The National Science Foundation is offering grants of up to $300,000 each for projects that would help teacher-leaders get more exposure and improve STEM education systemwide.
It’s seeking ideas now. The submission process ends July 22. Details are laid out here.
Proposals may include “novel STEM research opportunities,” avenues for teachers to get involved in advisory and mentoring capacities, or international travel for research and education.
NSF asks that the ideas be able to be piloted for up to two years. The goals are to find successful models for long-term programs that support teacher-leaders and to help those teachers serve as national resources to improve STEM education.
“It is NSF’s expectation that teacher leaders would leverage this increased capacity in order to augment and promote systemwide STEM education improvements, as well as advance research and dissemination of work supported by the NSF,” the foundation wrote in a letter to colleagues. “The foundation also anticipates these teacher-leaders will serve as ambassadors for both their profession and the National Science Foundation—making substantial contributions in professional spheres at the national, state, and local levels.”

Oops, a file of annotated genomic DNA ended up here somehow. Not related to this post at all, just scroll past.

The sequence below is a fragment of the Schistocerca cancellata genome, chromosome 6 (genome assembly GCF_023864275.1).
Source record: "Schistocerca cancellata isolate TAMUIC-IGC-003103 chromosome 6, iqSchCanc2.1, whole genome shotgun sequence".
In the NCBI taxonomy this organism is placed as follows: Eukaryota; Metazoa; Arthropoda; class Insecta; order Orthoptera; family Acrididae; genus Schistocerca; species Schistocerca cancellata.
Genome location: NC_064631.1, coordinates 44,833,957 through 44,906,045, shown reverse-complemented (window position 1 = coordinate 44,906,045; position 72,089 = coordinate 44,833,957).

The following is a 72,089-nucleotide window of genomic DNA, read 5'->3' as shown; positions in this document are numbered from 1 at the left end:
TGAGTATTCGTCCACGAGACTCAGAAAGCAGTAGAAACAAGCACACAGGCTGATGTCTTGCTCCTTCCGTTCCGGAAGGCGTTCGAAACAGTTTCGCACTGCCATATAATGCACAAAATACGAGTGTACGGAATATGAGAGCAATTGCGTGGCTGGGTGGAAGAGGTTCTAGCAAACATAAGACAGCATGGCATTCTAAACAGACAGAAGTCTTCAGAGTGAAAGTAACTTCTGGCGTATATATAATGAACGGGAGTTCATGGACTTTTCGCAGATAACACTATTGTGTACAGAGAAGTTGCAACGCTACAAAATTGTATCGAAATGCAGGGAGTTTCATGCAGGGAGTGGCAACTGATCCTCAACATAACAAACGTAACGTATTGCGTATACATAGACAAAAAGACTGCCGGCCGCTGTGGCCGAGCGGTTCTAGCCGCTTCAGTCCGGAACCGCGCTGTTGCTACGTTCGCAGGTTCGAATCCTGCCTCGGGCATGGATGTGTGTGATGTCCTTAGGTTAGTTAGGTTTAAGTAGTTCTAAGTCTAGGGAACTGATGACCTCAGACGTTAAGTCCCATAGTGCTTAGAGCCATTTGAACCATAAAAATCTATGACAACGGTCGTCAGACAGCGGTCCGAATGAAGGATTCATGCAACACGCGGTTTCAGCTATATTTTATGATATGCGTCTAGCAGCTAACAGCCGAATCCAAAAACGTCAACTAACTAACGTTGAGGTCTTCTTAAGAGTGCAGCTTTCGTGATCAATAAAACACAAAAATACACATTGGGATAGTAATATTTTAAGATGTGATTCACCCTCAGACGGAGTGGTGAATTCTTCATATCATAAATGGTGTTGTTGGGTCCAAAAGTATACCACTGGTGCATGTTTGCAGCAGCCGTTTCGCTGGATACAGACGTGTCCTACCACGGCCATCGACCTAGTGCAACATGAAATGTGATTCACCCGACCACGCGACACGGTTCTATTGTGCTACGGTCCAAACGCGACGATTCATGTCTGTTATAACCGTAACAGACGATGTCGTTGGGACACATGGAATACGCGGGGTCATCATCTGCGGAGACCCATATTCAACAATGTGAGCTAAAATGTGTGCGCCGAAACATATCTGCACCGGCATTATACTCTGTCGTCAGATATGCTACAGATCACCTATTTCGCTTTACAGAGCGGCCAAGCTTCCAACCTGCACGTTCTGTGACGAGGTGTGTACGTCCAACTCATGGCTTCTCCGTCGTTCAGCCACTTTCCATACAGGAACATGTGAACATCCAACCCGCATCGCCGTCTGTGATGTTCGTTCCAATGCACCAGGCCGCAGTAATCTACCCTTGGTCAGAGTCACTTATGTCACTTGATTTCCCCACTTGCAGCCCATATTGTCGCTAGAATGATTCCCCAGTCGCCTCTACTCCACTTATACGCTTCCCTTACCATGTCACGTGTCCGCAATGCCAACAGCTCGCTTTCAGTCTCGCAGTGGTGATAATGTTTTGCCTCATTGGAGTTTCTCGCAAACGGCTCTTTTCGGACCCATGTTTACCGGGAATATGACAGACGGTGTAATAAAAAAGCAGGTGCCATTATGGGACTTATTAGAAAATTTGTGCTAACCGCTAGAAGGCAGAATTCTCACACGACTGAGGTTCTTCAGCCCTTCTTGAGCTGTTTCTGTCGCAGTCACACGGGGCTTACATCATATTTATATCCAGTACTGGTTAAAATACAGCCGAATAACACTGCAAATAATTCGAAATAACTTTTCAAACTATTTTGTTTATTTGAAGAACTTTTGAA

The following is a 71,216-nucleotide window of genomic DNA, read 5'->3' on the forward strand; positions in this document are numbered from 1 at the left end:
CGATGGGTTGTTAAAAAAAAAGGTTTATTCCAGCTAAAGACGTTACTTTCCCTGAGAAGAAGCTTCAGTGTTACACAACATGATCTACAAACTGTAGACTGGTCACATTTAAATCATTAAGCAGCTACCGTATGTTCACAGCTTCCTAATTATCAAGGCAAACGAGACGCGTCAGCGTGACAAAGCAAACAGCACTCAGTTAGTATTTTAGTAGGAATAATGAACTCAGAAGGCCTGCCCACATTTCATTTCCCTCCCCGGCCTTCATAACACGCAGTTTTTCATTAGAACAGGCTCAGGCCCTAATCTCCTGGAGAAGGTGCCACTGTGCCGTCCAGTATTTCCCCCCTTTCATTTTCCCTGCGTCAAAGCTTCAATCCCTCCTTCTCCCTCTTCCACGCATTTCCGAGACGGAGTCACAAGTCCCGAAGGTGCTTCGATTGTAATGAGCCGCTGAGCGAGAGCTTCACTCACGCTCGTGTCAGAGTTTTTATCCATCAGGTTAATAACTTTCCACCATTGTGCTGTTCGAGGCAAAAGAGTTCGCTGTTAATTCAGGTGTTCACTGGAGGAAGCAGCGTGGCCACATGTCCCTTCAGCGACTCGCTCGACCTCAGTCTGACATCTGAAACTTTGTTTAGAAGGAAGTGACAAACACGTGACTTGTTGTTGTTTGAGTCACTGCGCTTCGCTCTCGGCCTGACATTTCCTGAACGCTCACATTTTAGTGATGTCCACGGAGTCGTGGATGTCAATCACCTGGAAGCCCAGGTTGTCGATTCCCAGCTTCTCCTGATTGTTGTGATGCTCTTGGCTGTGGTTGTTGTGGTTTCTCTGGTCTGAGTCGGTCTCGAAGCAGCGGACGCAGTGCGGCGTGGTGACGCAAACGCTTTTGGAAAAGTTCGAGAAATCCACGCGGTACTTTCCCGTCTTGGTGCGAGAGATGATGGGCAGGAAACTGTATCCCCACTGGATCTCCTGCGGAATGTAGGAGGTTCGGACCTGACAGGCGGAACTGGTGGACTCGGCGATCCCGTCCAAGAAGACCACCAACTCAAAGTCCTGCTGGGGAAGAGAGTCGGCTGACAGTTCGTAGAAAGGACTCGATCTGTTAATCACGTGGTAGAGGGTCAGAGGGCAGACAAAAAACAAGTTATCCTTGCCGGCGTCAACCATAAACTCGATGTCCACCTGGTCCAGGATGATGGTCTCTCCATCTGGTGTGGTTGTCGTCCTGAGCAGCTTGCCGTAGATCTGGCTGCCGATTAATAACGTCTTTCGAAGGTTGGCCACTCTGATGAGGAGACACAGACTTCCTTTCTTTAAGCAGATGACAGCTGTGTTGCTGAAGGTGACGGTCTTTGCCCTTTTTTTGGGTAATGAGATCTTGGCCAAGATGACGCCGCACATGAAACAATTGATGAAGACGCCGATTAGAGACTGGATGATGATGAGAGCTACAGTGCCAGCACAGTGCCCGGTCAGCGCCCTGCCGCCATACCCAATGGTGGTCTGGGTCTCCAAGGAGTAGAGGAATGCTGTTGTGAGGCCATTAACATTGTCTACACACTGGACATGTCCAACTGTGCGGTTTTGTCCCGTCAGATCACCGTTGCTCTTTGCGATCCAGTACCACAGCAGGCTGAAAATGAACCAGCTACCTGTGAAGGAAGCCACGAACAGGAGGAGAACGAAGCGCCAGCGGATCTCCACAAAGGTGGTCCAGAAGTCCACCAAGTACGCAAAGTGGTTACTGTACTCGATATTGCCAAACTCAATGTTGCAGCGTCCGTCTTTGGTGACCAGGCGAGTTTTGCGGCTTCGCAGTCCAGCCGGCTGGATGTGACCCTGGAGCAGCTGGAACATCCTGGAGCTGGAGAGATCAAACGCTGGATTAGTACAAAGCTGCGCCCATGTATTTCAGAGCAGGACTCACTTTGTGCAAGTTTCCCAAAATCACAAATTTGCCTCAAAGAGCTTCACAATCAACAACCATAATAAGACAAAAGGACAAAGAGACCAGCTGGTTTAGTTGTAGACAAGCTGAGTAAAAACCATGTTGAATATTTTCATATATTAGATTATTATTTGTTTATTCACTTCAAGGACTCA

This is among several programs by the Arlington-based foundation that aim to improve STEM education. The NSF was created by Congress in 1950 to promote science. It offers a STEM Education Resource website that lets users connect to the data, trends, and analyses from NSF’s Science and Engineering Indicators report. It also offers scholarships for low-income students pursuing degrees in STEM fields.
According to its website, the $7.3 million agency is also the funding source for nearly a quarter of all federally supported basic research conducted by U.S. colleges and universities.
A version of this news article first appeared in the Curriculum Matters blog.